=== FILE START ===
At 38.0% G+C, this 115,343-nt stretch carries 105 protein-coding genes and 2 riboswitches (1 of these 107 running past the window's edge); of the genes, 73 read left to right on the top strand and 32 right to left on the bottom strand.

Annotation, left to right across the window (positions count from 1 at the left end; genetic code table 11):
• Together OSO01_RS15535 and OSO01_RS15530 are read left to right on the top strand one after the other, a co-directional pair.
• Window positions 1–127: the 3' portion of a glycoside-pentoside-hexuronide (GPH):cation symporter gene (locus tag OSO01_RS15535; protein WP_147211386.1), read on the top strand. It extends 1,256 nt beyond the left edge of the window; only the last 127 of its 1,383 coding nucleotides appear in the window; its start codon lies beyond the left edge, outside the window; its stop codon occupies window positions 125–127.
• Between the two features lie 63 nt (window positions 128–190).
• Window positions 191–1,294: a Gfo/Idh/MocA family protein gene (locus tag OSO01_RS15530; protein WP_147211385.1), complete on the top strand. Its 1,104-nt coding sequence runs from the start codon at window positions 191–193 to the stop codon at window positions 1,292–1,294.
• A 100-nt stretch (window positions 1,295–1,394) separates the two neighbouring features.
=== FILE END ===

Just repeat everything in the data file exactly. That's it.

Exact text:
At 38.0% G+C, this 115,343-nt stretch carries 105 protein-coding genes and 2 riboswitches (1 of these 107 running past the window's edge); of the genes, 73 read left to right on the top strand and 32 right to left on the bottom strand.

Annotation, left to right across the window (positions count from 1 at the left end; genetic code table 11):
• Together OSO01_RS15535 and OSO01_RS15530 are read left to right on the top strand one after the other, a co-directional pair.
• Window positions 1–127: the 3' portion of a glycoside-pentoside-hexuronide (GPH):cation symporter gene (locus tag OSO01_RS15535; protein WP_147211386.1), read on the top strand. It extends 1,256 nt beyond the left edge of the window; only the last 127 of its 1,383 coding nucleotides appear in the window; its start codon lies beyond the left edge, outside the window; its stop codon occupies window positions 125–127.
• Between the two features lie 63 nt (window positions 128–190).
• Window positions 191–1,294: a Gfo/Idh/MocA family protein gene (locus tag OSO01_RS15530; protein WP_147211385.1), complete on the top strand. Its 1,104-nt coding sequence runs from the start codon at window positions 191–193 to the stop codon at window positions 1,292–1,294.
• A 100-nt stretch (window positions 1,295–1,394) separates the two neighbouring features.